Eat Clean, Live Well
Inge Jaffe MS, RD/N
“The food you eat can be either the safest and most powerful form of medicine or the slowest form of poison.”
Food is medicine. My nutrition background and personal life experiences have taught me this. The health of my family is of the utmost importance and nourishing that is what I do best. We our continuously exposed to toxins in our environment and in the food we put into our bodies, causing our immune systems to become overworked, threatening our health. Clean eating and clean living can go a long way toward reducing these exposures. This can free up our immune system to fight other battles, thus improving our overall health.
Every choice we make, has an impact on our bodies and on our planet. So let us make the best choices we possibly can. What is clean eating? It’s about making quality and healthy food choices, which means choosing more whole fruits, vegetables and grains, while limiting highly processed, refined foods, where you can barely pronounce the ingredients. Here are a few tips to get you started:
Eat your veggies, lots of veggies
Most of us do not get enough fruits and vegetables. I find it shocking that only 1 in 10 adults gets enough fruit or vegetables, this according to the CDC. Eating more fruit and vegetables can have a plethora of benefits from the fiber, antioxidants and vitamins they contain. These super-powered elements help reduce our risk for high blood pressure, diabetes, heart disease, obesity and cancer. The fiber in these whole foods will keep your microbiome (the good bacteria in your gut) happy, which can reduce your risk for autoimmune diseases, fight off pathogens and infections and even help improve your brain function. Choose organic produce whenever possible, use the EWG's Dirty Dozen list and Clean 15 list to help guide your selections if you can’t always choose organic. Even better hit a farmers market, a chance to support local farmers and buy freshly picked produce. Fruits and vegetables start to lose nutrients once they are picked. Buying local cuts down the travel time from farm to table.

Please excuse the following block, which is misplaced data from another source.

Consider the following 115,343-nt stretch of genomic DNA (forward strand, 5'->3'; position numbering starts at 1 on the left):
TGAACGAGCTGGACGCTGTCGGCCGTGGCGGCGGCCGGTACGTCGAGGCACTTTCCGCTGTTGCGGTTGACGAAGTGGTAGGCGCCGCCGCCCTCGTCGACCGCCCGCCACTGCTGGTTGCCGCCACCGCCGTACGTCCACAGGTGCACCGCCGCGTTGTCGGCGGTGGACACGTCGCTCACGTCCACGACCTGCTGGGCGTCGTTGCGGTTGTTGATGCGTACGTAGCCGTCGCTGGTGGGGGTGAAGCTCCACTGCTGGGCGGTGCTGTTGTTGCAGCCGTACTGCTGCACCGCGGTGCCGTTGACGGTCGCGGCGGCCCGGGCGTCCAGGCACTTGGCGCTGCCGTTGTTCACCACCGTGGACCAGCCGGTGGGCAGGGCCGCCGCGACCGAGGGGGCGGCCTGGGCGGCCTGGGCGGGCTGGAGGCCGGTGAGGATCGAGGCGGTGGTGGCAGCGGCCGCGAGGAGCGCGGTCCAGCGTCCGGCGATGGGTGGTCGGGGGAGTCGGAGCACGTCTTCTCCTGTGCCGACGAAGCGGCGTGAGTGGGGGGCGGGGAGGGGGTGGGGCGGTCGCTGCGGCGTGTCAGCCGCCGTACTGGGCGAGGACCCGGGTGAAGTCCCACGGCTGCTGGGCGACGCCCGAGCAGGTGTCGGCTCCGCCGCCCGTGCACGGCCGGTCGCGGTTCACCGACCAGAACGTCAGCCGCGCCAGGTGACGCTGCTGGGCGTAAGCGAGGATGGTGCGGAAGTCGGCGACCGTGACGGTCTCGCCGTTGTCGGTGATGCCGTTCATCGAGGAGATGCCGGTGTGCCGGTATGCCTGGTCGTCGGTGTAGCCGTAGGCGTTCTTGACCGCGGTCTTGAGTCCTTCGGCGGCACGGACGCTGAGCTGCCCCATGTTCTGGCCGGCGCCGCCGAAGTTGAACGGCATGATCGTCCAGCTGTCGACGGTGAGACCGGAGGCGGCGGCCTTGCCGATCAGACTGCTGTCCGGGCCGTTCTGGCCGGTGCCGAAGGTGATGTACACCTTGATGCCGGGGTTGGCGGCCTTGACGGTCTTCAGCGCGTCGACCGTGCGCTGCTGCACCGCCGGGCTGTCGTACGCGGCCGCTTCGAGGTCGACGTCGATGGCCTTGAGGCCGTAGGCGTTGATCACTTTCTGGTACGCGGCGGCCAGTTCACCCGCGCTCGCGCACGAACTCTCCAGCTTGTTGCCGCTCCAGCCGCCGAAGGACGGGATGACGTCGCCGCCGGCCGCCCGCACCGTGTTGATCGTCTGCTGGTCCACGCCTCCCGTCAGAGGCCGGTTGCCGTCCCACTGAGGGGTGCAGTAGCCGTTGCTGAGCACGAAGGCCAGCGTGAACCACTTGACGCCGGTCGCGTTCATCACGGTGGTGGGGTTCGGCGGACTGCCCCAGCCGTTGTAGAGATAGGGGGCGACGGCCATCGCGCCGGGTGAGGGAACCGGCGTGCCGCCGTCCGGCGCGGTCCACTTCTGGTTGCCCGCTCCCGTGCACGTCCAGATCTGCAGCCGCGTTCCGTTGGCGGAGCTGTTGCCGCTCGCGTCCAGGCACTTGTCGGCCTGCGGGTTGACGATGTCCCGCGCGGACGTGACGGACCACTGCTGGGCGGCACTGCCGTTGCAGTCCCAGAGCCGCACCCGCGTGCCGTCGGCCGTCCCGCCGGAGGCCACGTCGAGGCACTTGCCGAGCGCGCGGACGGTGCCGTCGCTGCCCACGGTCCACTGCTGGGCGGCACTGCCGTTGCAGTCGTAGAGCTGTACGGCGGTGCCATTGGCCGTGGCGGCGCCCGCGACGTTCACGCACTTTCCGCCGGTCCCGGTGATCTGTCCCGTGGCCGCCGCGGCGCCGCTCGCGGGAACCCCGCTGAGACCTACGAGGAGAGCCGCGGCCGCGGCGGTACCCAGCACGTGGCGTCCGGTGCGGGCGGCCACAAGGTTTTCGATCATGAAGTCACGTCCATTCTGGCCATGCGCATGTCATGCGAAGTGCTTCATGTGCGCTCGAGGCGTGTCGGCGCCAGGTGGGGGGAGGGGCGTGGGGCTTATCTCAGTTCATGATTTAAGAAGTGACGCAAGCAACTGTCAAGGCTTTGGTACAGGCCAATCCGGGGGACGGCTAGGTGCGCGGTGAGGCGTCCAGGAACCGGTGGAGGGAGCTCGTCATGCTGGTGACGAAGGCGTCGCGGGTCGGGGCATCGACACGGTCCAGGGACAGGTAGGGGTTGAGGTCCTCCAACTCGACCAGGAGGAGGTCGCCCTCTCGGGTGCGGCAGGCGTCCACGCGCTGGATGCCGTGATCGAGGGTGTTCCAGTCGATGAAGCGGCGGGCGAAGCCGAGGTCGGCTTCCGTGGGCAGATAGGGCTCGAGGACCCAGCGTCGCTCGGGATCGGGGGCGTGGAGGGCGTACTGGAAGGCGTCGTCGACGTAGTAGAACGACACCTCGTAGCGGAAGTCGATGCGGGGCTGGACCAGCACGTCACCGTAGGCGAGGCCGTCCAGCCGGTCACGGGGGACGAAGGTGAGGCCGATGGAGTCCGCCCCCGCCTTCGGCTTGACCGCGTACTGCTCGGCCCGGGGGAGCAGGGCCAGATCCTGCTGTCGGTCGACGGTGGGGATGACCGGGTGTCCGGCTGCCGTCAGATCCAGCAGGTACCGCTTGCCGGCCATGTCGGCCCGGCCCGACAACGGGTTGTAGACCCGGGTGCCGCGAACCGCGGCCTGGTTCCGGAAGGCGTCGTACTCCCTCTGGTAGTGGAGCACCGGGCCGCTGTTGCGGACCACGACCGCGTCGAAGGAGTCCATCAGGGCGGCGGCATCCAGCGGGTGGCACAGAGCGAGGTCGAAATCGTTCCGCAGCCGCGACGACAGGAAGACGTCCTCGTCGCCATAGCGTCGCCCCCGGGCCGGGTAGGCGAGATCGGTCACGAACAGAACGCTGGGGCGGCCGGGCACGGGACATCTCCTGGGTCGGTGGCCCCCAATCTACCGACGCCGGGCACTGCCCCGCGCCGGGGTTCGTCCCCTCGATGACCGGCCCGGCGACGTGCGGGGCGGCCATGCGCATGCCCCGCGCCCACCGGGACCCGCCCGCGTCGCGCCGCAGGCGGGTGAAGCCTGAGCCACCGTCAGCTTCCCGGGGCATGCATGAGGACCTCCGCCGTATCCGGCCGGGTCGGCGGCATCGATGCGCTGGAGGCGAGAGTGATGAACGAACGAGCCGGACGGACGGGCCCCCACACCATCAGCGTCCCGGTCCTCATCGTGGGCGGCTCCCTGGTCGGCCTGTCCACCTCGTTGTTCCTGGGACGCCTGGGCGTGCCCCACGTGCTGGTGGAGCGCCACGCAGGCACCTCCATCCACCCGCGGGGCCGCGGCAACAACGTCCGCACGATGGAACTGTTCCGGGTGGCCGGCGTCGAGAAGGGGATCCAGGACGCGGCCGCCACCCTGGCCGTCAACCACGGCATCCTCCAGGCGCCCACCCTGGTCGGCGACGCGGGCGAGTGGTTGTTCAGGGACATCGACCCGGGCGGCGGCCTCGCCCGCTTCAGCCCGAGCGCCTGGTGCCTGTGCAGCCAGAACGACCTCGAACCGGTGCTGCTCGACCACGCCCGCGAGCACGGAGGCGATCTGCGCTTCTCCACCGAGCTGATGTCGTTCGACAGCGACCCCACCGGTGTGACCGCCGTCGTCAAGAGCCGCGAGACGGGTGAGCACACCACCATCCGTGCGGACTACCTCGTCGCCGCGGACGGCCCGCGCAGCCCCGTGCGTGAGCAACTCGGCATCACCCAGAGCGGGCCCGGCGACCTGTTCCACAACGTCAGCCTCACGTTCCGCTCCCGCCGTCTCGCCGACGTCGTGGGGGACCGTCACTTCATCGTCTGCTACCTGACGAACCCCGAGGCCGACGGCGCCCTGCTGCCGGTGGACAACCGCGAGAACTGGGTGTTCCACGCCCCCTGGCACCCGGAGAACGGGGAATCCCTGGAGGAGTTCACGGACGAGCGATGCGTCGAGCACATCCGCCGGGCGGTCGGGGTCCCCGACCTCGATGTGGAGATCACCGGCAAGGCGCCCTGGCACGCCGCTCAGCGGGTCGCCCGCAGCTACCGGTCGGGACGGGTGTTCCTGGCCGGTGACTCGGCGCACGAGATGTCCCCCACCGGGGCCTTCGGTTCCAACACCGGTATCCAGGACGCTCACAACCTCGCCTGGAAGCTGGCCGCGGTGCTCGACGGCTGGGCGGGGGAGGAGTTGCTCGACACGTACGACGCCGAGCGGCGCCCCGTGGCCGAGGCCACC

Eat Less Meat
Although going vegan is not required for clean living, more and more research shows cutting back on meat is healthier for you and the planet. In addition, bumping up on the plants means more healthy fiber, fats, vitamins and minerals. If you're worried about not getting enough protein, you may be surprised to know that most Americans get more than enough protein in their diet, including vegetarians and vegans. The recommended 0.8 grams of protein per kilogram of body weight - an average 56 grams daily for men and 46 grams daily for women - is easily achieved. If you feel you can’t give up on the meat, choose wisely, which means organic, grass fed, wild seafood and animals that have been humanely treated. Eating clean also means reducing processed meats such as bacon and sausage, which have been announced to be “carcinogenic to humans” by the World Health Organization.
Less Processed Foods
In reality when we chop, mix and cook at home we are processing foods. The problem is that so much of processed food at the grocery store is beyond recognition. Avoid anything with lots of sugar, refined grains, sodium, partially hydrogenated fats and ingredient lists too long to read with ingredients you can’t even recognize. Minimally processed foods do exist such as in plain yogurt, cheese, multigrain pasta, packaged leafy greens, fruits and nuts. One can easily make salad dressings, sauces, hummus, mayo and broth at home but you can also find cleaner versions at the store. As always, choose quality products from companies committed to sustainability and transparency. Read the ingredient list. Limiting packaged foods can also reduce your exposure to BPA and other chemicals found in the packaging.